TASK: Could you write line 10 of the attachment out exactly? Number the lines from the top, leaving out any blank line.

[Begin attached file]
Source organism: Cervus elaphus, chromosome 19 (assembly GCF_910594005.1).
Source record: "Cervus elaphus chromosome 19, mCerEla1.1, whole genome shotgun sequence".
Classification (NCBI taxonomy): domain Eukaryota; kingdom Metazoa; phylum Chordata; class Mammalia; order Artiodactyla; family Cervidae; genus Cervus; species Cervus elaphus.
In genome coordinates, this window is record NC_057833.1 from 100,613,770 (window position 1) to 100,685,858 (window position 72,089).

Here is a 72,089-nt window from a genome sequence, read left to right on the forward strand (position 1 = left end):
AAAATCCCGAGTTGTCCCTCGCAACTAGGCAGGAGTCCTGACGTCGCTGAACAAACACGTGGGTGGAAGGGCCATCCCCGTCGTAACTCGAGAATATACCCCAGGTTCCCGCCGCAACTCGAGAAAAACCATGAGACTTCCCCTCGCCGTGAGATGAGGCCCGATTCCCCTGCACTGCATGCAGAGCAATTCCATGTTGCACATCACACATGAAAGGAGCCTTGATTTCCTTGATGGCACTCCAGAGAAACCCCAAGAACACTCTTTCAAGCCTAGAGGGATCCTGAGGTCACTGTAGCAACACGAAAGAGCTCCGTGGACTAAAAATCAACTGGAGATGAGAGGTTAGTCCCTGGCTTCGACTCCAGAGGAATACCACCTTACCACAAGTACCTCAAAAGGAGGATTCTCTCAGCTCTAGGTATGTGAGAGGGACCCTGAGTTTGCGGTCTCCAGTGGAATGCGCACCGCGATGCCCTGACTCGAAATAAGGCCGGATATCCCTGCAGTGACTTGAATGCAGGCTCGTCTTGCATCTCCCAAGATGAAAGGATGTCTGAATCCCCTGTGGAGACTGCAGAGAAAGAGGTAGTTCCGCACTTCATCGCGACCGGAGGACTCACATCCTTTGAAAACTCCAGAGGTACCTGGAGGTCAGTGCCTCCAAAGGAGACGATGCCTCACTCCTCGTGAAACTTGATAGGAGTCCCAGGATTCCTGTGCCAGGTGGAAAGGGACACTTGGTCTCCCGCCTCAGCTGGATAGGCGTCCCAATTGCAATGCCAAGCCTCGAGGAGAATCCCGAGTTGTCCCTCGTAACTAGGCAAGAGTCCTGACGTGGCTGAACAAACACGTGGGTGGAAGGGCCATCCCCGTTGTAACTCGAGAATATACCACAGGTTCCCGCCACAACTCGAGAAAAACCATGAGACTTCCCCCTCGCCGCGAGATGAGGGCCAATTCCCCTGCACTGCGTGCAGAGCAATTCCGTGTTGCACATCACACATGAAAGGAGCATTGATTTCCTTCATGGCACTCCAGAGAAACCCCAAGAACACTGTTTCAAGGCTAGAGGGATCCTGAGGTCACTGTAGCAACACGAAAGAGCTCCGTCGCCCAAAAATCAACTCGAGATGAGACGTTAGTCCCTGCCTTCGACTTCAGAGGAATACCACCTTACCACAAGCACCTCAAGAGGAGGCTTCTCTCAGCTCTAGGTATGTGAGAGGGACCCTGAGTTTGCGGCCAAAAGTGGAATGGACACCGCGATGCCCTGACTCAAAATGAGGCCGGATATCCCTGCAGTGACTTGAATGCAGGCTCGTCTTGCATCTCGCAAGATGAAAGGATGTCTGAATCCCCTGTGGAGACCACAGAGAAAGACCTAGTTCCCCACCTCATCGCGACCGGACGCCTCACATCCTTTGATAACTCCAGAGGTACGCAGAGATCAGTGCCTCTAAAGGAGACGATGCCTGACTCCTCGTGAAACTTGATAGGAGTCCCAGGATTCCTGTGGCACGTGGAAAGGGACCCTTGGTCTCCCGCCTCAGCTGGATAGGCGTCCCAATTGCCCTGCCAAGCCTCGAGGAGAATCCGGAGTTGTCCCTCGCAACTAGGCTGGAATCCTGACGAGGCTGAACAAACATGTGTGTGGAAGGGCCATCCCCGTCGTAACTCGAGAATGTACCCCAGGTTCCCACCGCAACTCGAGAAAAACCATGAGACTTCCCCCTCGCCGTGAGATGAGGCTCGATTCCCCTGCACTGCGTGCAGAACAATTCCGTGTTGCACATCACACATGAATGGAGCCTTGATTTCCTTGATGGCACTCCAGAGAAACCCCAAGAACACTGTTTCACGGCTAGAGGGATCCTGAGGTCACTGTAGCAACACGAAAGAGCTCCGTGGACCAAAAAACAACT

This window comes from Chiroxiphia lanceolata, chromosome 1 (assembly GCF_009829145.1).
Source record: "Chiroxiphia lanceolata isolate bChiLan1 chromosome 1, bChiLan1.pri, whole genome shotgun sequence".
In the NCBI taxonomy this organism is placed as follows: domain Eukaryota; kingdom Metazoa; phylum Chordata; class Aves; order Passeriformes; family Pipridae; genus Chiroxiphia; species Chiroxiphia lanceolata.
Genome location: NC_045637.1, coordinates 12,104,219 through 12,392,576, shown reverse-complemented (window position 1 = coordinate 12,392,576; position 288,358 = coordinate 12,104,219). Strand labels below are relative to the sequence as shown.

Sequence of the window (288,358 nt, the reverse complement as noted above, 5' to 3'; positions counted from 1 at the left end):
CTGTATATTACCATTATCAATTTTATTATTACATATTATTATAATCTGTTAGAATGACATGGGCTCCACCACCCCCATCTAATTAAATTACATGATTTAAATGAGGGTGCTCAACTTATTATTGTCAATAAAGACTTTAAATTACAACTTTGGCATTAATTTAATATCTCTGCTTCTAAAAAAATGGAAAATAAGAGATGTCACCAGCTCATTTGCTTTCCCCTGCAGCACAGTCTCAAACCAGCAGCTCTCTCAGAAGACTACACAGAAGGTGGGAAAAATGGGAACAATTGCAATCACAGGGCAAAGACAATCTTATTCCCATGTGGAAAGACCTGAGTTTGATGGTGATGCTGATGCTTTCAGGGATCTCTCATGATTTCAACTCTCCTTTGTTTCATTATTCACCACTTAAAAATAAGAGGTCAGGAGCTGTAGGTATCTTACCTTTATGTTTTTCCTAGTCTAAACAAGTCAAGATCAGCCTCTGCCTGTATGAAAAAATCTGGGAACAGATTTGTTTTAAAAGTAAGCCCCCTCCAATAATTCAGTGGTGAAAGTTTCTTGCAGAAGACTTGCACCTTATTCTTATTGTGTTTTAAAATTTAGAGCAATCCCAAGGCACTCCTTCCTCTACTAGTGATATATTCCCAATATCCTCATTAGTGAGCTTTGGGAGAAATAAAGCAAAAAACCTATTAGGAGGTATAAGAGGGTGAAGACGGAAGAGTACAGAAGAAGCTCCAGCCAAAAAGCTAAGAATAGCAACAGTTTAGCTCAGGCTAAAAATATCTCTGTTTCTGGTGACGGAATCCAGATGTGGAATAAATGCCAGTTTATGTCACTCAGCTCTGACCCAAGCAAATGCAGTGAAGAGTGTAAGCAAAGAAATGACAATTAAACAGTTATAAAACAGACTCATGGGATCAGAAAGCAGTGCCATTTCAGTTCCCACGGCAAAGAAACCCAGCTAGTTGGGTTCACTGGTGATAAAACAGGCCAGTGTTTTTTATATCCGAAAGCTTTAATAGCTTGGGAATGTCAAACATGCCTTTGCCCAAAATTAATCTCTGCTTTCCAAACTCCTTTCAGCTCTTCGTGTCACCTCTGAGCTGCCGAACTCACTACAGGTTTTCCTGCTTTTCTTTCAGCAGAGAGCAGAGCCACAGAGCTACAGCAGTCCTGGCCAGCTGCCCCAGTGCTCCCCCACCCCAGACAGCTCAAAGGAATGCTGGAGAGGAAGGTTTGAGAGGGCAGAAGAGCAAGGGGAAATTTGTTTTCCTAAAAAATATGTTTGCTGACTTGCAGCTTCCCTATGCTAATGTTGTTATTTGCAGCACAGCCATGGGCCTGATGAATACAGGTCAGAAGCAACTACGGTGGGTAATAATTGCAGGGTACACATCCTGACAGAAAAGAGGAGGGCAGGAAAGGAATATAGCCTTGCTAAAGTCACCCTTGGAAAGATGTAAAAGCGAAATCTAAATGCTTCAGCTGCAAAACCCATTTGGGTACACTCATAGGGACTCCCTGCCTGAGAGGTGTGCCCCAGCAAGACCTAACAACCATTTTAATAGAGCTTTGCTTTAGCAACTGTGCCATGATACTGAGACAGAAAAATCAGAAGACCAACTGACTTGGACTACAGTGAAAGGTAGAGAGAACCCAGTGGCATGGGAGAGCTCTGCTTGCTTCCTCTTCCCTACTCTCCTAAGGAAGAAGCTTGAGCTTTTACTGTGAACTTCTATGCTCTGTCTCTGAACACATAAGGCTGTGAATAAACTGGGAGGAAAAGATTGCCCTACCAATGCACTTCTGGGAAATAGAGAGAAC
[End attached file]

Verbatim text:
Genome location: NC_045637.1, coordinates 12,104,219 through 12,392,576, shown reverse-complemented (window position 1 = coordinate 12,392,576; position 288,358 = coordinate 12,104,219). Strand labels below are relative to the sequence as shown.